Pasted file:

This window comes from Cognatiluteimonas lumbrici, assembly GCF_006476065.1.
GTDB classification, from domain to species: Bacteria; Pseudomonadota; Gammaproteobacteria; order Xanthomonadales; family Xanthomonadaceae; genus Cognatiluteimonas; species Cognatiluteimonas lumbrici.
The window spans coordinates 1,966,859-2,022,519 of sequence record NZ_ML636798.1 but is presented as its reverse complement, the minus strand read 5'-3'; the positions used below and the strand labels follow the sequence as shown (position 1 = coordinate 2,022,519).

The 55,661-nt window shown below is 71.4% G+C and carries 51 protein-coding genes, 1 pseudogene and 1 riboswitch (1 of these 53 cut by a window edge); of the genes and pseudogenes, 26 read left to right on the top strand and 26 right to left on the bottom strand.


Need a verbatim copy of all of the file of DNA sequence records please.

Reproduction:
This window comes from Cognatiluteimonas lumbrici, assembly GCF_006476065.1.
GTDB classification, from domain to species: Bacteria; Pseudomonadota; Gammaproteobacteria; order Xanthomonadales; family Xanthomonadaceae; genus Cognatiluteimonas; species Cognatiluteimonas lumbrici.
The window spans coordinates 1,966,859-2,022,519 of sequence record NZ_ML636798.1 but is presented as its reverse complement, the minus strand read 5'-3'; the positions used below and the strand labels follow the sequence as shown (position 1 = coordinate 2,022,519).

The 55,661-nt window shown below is 71.4% G+C and carries 51 protein-coding genes, 1 pseudogene and 1 riboswitch (1 of these 53 cut by a window edge); of the genes and pseudogenes, 26 read left to right on the top strand and 26 right to left on the bottom strand.